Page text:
Wang Yuechi, a stand-up comic from China, wrapped up his North American tour in Toronto last month. Soon afterward, his name was wiped off most major mainland Chinese social media.
According to audiences who saw the performances by Mr. Wang – who goes by the stage name Chi Zi – in Vancouver and Toronto, his jokes may have fallen afoul of China’s censors. Ironically, a main theme running through his shows is China’s heavy censorship of its cultural industry.
The 27-year-old comedian could not be reached for comment but was spotted in downtown Toronto over the weekend. Dennis Zhao, who posted a picture of himself with Chi Zi on Xiaohongshu, a Chinese Instagram-like lifestyle app, said the comic looked fine when they met Sunday. However, the post was taken down by the social media platform less than 24 hours later.
The organizers of the tour, VISM Entertainment and its subsidiary Infinite Entertainment, both located in the Vancouver area, did not respond to The Globe and Mail’s repeated requests for comments.
People who attended Chi Zi’s shows said they were impressed by his courage. He dared to touch upon topics deemed politically sensitive in China, such as the country’s constitutional changes, human rights and the Xinjiang cotton dispute, which saw the U.S. ban imports of cotton from the Chinese region because it is allegedly grown and processed by forced labour. But no one was surprised by the move by China’s internet minders.
“In my opinion, he probably can no longer continue his career in China,” said Alex Yang, a Toronto resident who saw Chi Zi’s show at the John Bassett Theatre on Feb. 17.
“Objectively speaking, his jokes didn’t go that far. But given the environment for public opinions in today’s China, he probably had seen [the consequence] coming.”
In 2020, in an interview with the Beijing News, Chi Zi was asked: “How do you define a good stand-up routine?”
“Sincere” and “brave,” he replied, after a long pause.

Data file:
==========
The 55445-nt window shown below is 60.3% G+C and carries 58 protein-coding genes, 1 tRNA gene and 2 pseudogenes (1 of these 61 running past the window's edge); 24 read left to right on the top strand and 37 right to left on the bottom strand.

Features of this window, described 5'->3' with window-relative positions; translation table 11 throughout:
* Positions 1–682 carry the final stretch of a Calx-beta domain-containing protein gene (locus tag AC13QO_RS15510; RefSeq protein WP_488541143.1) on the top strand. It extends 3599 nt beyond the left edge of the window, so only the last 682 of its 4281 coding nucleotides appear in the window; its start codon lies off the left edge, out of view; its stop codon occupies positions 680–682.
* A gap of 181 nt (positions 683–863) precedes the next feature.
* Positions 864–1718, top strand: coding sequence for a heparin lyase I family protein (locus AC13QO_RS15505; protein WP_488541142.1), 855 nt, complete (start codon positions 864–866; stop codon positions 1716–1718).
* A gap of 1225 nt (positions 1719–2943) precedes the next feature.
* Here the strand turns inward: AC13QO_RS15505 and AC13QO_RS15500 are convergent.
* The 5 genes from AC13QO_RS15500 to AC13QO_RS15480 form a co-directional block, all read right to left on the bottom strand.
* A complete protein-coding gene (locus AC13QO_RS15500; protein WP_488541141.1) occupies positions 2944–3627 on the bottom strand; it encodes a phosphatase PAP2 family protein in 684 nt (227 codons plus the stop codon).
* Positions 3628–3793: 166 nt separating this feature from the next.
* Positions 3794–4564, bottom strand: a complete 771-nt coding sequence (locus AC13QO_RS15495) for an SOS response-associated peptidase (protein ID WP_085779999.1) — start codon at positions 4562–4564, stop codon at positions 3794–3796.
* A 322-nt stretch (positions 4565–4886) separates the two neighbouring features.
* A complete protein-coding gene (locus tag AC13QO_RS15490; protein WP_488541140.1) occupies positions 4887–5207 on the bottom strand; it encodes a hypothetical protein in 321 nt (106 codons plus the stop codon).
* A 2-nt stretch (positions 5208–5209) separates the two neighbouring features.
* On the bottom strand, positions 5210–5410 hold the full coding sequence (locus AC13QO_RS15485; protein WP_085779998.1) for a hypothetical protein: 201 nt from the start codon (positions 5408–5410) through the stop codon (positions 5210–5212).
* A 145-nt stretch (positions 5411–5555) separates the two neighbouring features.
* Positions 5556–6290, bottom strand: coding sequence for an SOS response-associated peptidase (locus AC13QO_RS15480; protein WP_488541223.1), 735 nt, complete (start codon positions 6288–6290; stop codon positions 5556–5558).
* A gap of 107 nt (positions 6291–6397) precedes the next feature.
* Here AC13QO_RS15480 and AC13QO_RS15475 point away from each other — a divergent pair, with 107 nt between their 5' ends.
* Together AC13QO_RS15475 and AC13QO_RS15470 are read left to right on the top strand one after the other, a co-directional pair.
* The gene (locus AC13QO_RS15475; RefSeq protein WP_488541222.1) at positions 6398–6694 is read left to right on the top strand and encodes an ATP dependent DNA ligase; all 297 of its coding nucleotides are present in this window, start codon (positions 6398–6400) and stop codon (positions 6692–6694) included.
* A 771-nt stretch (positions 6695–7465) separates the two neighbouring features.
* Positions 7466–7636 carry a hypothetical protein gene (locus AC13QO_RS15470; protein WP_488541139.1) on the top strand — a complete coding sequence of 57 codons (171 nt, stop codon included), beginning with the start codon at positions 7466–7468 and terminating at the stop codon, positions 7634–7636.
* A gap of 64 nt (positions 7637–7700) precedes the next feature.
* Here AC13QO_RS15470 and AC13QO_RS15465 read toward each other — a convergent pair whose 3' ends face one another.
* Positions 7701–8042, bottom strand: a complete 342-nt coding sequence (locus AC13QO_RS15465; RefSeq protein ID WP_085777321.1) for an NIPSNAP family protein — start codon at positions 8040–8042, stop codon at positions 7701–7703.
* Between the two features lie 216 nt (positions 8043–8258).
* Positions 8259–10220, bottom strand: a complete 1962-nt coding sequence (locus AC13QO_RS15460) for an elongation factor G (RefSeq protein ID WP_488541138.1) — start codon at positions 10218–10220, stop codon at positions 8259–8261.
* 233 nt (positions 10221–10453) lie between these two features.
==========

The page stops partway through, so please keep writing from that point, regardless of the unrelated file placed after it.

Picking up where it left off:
The tour, Cultural Output, also featured comedian Joe Wong.
Canadian entertainer Mark Rowswell opened the show for the duo in Toronto. Mr. Rowswell, better known in China as Dashan, said the performance was a big success.
“I would say that Chi Zi’s material was quite challenging, and not just in a narrow political sense. I felt it was a bit like Dave Chappelle, in that not everyone in the audience agrees with his personal viewpoint, but due to his immense skill as a comedian, he was able to bring audiences along for the ride, laughing and applauding and cheering all the way. It was thought-provoking and it was very funny, which pretty much represents what stand-up comedy can be at its best,” Mr. Rowswell wrote in an e-mail.
So far, no complete audio or video of the show can be found online. Alex Liu, who went to see the show in Vancouver on Feb. 7, said he believed fans were trying to protect Chi Zi, by not posting his material online. But that doesn’t appear to have spared the comedian from censure.
China’s censors scrubbed away almost all mentions of Chi Zi or Wang Yuechi on the country’s popular social media platforms, including Weibo, Xiaohongshu and Douyin. On Baidu, a Chinese search engine, articles about Chi Zi’s North American tour have been purged.
The nascent stand-up scene in China has become hugely popular among young people, especially after variety shows like Roast started airing online, giving performers such as Chi Zi an audience. But the art form has also attracted scrutiny: In 2020, the Chinese Ministry of Culture and Tourism announced it would “strengthen content examination and on-site supervision” of performances such as stand-up and crosstalk, a traditional Chinese comedic art.
Mr. Liu said he’s been following stand-up comics in China for years online and was thrilled to finally see a live show, by a well-known Chinese comic, without censorship.
Chi Zi’s fate is just the latest in a Chinese Communist Party-led campaign against cultural celebrities who cross a line, said Diana Fu, an associate professor of political science at the University of Toronto.
Chinese actresses, comedians, film producers and artists have often found their online presence wiped overnight. “This is a form of digital disappearance, orchestrated by the party’s censorship apparatus,” Prof. Fu said.
Judging by some online comments, she added, Chi Zi raised topics that some in the audience “do not dare to hear.”
“To the extent that this is true, it shows the penetrating nature of censorship deep into the mind. It shows that censorship is not just about not speaking out for fear of sanctions. It also elicits a feeling that one should not even listen to sensitive subjects such as human rights … even in comedy,” she wrote in an e-mail.
Sam Shen, a Chinese director who now resides in Metro Vancouver, says censorship in China is “chilling,” noting that many artists, even though they live or perform abroad, still have deep ties to China and family there. If artists “are easily banned or even threatened for just what they say, can you imagine how terrifying it is?”
Mr. Shen, who has worked in China’s TV and film industry since late 1980s, said he thinks the already strict censorship in China took another dark turn in late 2015, when the Chinese government added a prohibition against speaking out on national policies to a revised set of party regulations.
It can be extremely frustrating for artists, he said, adding that it took almost four years for his last movie to be approved by Chinese censors.